Clean hydrogen production will need to grow from negligible levels today to 614 million tonnes per year by 2050 in order to keep global heating to 1.5°C above pre-industrial levels, according to a new report by the International Renewable Energy Agency (Irena).

Hydrogen: hype, hope and the hard truths around its role in the energy transition
Will hydrogen be the skeleton key to unlock a carbon-neutral world? Subscribe to Accelerate Hydrogen, powered by Recharge and Upstream, and get the market insight you need for this rapidly evolving global market.

Two thirds of that hydrogen (409.3 million tonnes) would be produced from renewable energy, with the remaining third being blue — derived from natural gas with carbon capture and storage. Today, about 70-75 million tonnes of mainly grey hydrogen (derived from methane or coal) is produced globally each year.

In 2050, about a quarter of all the hydrogen produced could be traded internationally, says the report, World Energy Transitions Outlook 2022, amounting to more than 100 million tonnes of green hydrogen, and more than 50 million tonnes of blue.

About half of these volumes would be traded via pipeline, with the other half transported by ammonia ships.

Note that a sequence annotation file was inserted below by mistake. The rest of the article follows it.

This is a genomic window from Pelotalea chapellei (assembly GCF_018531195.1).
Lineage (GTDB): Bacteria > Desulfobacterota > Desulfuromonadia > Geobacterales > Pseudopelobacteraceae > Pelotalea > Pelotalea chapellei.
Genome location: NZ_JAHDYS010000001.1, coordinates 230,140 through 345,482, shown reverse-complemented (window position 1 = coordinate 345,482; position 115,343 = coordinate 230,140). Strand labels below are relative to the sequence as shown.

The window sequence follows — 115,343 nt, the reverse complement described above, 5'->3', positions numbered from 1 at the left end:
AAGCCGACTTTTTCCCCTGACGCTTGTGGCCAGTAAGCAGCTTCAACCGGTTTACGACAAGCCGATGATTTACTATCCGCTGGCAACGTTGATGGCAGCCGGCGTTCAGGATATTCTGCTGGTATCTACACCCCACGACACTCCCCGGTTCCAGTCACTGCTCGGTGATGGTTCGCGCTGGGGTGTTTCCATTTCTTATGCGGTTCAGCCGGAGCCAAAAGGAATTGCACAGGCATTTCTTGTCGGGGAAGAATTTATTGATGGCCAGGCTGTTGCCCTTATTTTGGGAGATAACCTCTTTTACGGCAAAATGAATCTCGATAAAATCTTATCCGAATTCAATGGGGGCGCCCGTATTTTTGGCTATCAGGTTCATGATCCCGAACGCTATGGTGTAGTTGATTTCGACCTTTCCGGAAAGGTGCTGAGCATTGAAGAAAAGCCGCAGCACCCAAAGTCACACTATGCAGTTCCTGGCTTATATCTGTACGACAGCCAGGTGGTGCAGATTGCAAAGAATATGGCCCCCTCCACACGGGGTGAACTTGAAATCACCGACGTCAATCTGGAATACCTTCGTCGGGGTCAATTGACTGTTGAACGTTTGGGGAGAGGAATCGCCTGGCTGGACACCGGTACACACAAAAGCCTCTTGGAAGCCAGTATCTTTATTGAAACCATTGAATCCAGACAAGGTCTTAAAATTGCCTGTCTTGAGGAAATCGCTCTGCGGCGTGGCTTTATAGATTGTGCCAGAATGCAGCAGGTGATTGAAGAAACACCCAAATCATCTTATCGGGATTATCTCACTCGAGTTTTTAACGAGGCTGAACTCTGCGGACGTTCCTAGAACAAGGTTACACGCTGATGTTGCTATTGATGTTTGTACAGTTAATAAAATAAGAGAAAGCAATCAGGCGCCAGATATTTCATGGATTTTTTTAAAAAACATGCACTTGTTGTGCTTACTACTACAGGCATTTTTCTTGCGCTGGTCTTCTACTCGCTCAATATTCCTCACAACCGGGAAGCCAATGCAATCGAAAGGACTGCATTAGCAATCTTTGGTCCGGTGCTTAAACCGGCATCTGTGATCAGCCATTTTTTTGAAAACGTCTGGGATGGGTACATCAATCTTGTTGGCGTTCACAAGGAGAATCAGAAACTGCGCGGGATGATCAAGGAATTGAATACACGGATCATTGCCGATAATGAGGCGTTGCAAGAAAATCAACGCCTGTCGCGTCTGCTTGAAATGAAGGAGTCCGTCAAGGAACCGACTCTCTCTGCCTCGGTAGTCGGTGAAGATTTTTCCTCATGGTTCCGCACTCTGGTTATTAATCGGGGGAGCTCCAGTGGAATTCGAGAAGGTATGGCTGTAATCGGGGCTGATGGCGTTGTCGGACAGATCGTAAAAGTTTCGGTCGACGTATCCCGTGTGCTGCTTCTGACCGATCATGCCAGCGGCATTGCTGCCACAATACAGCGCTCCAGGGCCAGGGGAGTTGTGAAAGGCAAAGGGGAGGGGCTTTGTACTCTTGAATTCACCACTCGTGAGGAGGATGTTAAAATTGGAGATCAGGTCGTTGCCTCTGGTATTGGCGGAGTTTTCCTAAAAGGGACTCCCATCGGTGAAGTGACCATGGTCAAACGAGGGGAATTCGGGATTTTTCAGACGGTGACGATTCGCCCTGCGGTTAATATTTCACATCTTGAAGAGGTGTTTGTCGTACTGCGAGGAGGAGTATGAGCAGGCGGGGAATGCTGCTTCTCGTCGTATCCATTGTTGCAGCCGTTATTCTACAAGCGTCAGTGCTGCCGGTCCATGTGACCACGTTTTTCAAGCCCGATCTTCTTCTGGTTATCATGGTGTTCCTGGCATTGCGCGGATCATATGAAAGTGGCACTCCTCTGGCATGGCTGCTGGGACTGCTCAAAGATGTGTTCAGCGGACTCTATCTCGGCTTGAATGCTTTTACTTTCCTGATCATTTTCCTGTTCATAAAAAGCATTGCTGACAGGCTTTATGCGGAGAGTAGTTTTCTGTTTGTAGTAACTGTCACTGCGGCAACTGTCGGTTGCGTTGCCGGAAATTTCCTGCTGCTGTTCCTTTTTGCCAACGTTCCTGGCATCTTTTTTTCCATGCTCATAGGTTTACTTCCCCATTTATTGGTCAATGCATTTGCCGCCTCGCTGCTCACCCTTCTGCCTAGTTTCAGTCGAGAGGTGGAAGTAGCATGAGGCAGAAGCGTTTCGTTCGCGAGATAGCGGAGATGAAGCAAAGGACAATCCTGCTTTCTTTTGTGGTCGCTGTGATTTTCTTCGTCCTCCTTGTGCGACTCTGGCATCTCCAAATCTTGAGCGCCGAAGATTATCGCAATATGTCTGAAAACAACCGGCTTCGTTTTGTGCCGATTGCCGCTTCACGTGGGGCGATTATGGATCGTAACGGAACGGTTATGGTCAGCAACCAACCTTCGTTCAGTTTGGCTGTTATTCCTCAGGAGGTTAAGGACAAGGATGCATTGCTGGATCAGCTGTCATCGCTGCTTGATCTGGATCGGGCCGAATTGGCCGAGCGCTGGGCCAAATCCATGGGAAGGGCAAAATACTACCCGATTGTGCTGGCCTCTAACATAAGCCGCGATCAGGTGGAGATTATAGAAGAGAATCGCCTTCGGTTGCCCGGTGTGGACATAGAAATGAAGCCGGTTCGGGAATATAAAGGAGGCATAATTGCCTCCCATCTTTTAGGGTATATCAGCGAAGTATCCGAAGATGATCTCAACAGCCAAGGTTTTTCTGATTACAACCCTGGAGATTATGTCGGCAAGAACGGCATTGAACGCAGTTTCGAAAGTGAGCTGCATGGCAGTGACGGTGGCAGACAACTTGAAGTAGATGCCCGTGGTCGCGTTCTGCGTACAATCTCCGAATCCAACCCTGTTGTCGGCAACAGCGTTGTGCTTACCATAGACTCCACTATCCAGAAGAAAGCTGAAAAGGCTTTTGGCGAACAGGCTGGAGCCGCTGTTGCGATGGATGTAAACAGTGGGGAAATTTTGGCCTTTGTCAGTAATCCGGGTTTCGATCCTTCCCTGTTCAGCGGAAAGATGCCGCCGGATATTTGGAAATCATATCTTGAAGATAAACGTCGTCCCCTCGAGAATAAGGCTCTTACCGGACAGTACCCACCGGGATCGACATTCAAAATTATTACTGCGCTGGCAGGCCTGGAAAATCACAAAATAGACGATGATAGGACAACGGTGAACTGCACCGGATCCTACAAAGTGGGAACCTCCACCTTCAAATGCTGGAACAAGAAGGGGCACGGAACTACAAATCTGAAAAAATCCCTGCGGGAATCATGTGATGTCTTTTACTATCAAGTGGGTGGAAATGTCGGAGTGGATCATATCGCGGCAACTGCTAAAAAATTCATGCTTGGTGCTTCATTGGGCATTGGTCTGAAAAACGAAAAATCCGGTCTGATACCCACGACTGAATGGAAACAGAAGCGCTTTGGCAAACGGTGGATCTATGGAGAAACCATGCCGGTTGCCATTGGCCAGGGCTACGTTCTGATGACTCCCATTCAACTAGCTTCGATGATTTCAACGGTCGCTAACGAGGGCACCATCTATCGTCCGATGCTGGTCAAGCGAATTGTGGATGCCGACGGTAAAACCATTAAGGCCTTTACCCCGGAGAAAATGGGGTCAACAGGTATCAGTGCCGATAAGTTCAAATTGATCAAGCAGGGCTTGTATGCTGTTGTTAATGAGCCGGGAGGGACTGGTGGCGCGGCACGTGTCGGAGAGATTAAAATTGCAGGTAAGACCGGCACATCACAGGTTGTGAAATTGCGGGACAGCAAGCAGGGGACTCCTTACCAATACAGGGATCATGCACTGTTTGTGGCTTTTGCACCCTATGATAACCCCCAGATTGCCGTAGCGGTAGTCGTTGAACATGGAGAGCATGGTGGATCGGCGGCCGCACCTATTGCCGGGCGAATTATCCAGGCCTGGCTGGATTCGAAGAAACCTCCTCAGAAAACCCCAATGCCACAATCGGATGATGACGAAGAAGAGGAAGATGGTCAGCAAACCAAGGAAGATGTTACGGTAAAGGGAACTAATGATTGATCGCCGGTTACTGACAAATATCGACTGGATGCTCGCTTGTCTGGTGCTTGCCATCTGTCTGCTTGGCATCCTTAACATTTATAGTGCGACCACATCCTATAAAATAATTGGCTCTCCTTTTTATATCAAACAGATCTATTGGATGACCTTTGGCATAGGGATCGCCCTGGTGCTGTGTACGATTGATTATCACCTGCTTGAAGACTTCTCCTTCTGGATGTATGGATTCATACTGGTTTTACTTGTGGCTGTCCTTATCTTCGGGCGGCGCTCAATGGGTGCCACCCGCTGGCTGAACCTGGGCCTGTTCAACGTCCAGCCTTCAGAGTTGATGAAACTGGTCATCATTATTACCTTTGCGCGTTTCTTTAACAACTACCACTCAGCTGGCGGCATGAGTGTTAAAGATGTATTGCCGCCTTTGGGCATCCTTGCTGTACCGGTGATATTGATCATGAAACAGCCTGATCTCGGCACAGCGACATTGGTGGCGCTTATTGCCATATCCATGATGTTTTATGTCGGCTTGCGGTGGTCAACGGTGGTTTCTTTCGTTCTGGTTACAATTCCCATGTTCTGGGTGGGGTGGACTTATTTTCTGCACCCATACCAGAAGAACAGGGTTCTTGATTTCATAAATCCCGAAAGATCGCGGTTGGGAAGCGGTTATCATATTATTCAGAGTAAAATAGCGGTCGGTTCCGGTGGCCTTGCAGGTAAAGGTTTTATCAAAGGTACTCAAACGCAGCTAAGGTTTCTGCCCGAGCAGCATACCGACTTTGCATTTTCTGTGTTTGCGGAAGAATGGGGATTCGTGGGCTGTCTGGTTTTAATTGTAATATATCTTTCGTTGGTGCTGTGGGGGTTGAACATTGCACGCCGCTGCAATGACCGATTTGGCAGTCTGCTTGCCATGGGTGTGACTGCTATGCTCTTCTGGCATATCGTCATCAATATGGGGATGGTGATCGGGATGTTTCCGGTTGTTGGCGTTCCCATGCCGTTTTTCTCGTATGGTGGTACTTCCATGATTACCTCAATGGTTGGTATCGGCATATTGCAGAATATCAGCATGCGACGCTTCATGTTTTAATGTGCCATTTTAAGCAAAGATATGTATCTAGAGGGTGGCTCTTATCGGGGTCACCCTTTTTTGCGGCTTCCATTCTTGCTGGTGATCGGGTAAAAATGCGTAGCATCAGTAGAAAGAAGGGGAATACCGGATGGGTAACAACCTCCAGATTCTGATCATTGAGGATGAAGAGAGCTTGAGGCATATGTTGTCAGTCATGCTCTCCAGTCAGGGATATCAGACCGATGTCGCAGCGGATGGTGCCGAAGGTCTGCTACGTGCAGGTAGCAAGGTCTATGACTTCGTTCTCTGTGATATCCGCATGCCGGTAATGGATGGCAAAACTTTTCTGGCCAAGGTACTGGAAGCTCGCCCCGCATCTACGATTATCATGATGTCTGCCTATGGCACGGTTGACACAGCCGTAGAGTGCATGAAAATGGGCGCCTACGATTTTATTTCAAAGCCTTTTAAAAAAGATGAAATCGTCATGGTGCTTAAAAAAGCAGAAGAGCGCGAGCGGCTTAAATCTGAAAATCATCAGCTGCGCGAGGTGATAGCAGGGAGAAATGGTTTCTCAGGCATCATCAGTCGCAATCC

“Pure hydrogen is expected to be transported mainly using existing natural gas networks that are repurposed to carry hydrogen,” says the report. “They represent the cheapest option for transporting pure hydrogen, at costs of $0.08-0.12/kg per 1,000km in 2050.

“The costs of transporting hydrogen through new pipelines would be twice as high, at $0.16-0.24/kg for every 1,000km, but it would still be lower than shipping options for distances of 3,000-5,000km, according to Irena analysis.

“For longer distances or places without existing natural gas infrastructure, ammonia ships become the most attractive option.”

The report adds that liquid hydrogen will only have a niche role in global trade.

“The high equipment cost — as a result of cryogenic conditions and boil-off losses (which reduce the pathway efficiency) — limit its application,” it says, pointing to the need to store liquid hydrogen at temperatures below minus 253°C and the proportion that turns into a gas as it warms up on the journey.

Liquid organic hydrogen carriers (LOHC) such as toluene or methylcyclohexane would have an even smaller niche role, due to their “low hydrogen content, inherent high energy consumption for reconversion to hydrogen, small market size and high inventory cost”.

The report adds that 80% of the ammonia shipped globally would be used as ammonia — for fertiliser, chemical feedstock or as a marine fuel — rather than converted back to hydrogen.

“The most cost- and energy-intensive step is the reconversion back to hydrogen, which can be avoided by using the ammonia directly rather than as a hydrogen carrier.”

Recharge reached the same conclusions in its analysis of international hydrogen shipping back in January.

Which countries will benefit?

The Irena report adds that Chile, North Africa and Spain would together represent almost 75% of the global pipeline hydrogen trade.